My mother-in-law, Ella, was diagnosed with early-onset Alzheimer’s six years ago when she was just 54. Now she’s in the late stages and well beyond caring for herself in the most basic sense. For example, she can’t hold a cup of water and bring it to her mouth to drink. Someone has to take hold of her hands and lift the glass to her lips. And more and more she fails to recognize any of her loved ones, including her husband. Sometimes she doesn’t even know who she is.
I thought mainly of Ella and her condition this Easter. And I thanked God for its transience. Because of the resurrection, I know she’ll be perfect and whole again soon. You see, Ella is a believer. And more than the precious memories of her as wife and mother, we’ll treasure the hope we have of her restoration in Christ.
We read The Jesus Storybook Bible as a family and I am often struck by the sweet simplicity of truth the author pulls out of scripture. In the chapter describing the resurrection, Sally Lloyd-Jones describes Mary’s thoughts as she runs back to the city after just seeing the resurrected Christ:
Mary ran and ran, all the way to the city. She had never run so fast or so far in all her life. She felt she could have run forever. She didn’t even feel like her feet touched the ground. The sun seemed to be dancing and gleaming and bounding across the sky, racing with her and shining brighter than she could ever remember in the clear, fresh air.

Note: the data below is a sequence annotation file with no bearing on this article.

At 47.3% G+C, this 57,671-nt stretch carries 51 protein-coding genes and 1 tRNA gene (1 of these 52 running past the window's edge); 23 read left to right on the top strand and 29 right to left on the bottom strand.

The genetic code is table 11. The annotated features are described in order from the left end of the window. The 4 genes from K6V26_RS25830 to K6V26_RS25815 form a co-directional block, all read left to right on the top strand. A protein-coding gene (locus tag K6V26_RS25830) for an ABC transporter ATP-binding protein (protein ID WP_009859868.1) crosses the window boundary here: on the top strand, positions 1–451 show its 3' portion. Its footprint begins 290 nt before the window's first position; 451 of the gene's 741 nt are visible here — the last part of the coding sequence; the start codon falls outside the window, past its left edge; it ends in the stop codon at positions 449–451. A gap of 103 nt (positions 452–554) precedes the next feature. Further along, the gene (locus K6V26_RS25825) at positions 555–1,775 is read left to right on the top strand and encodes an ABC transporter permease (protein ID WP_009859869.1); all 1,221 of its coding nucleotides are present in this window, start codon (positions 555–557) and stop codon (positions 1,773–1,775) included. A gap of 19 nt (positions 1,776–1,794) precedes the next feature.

And it seemed to her that morning, as she ran, almost as if the whole world had been made anew, almost as if the whole world was singing for joy — the trees, the tiny sounds in the grass, the birds … her heart.
Was God really making everything sad come untrue? Was he making even death come untrue? She couldn’t wait to tell Jesus’ friends. “They won’t believe it!” she laughed.
In the brokenness of life, the hope found in the resurrection of Christ becomes most vivid and most dear. And who among us will be untouched by the sorrows life can bring. When they come, look to the resurrection. Know that whatever it is, it is most assuredly temporal. And for believers, paradise awaits.